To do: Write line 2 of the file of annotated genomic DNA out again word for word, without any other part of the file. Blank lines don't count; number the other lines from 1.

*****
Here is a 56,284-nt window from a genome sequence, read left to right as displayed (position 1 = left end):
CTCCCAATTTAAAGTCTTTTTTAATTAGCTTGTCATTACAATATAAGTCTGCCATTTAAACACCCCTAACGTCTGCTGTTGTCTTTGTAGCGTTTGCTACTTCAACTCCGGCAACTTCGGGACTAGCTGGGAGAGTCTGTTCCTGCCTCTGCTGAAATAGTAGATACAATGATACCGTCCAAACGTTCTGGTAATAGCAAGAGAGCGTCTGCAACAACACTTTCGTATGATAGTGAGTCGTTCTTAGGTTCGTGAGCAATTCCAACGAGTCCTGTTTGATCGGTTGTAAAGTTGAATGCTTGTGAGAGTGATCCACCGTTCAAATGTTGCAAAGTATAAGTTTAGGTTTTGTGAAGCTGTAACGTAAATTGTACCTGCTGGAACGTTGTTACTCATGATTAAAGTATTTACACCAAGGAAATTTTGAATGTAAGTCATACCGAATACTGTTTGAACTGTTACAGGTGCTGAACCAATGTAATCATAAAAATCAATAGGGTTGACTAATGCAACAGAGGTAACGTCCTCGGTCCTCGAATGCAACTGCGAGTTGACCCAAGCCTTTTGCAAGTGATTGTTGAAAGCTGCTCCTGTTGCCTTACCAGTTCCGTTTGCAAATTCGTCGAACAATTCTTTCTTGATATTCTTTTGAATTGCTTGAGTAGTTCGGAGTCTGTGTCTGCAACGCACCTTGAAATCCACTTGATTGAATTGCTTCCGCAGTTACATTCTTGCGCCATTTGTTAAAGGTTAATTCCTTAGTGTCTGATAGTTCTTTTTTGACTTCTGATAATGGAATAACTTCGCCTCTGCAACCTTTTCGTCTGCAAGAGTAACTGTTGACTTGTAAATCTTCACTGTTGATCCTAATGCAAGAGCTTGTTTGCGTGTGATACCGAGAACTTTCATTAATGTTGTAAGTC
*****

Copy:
CTCCCAATTTAAAGTCTTTTTTAATTAGCTTGTCATTACAATATAAGTCTGCCATTTAAACACCCCTAACGTCTGCTGTTGTCTTTGTAGCGTTTGCTACTTCAACTCCGGCAACTTCGGGACTAGCTGGGAGAGTCTGTTCCTGCCTCTGCTGAAATAGTAGATACAATGATACCGTCCAAACGTTCTGGTAATAGCAAGAGAGCGTCTGCAACAACACTTTCGTATGATAGTGAGTCGTTCTTAGGTTCGTGAGCAATTCCAACGAGTCCTGTTTGATCGGTTGTAAAGTTGAATGCTTGTGAGAGTGATCCACCGTTCAAATGTTGCAAAGTATAAGTTTAGGTTTTGTGAAGCTGTAACGTAAATTGTACCTGCTGGAACGTTGTTACTCATGATTAAAGTATTTACACCAAGGAAATTTTGAATGTAAGTCATACCGAATACTGTTTGAACTGTTACAGGTGCTGAACCAATGTAATCATAAAAATCAATAGGGTTGACTAATGCAACAGAGGTAACGTCCTCGGTCCTCGAATGCAACTGCGAGTTGACCCAAGCCTTTTGCAAGTGATTGTTGAAAGCTGCTCCTGTTGCCTTACCAGTTCCGTTTGCAAATTCGTCGAACAATTCTTTCTTGATATTCTTTTGAATTGCTTGAGTAGTTCGGAGTCTGTGTCTGCAACGCACCTTGAAATCCACTTGATTGAATTGCTTCCGCAGTTACATTCTTGCGCCATTTGTTAAAGGTTAATTCCTTAGTGTCTGATAGTTCTTTTTTGACTTCTGATAATGGAATAACTTCGCCTCTGCAACCTTTTCGTCTGCAAGAGTAACTGTTGACTTGTAAATCTTCACTGTTGATCCTAATGCAAGAGCTTGTTTGCGTGTGATACCGAGAACTTTCATTAATGTTGTAAGTC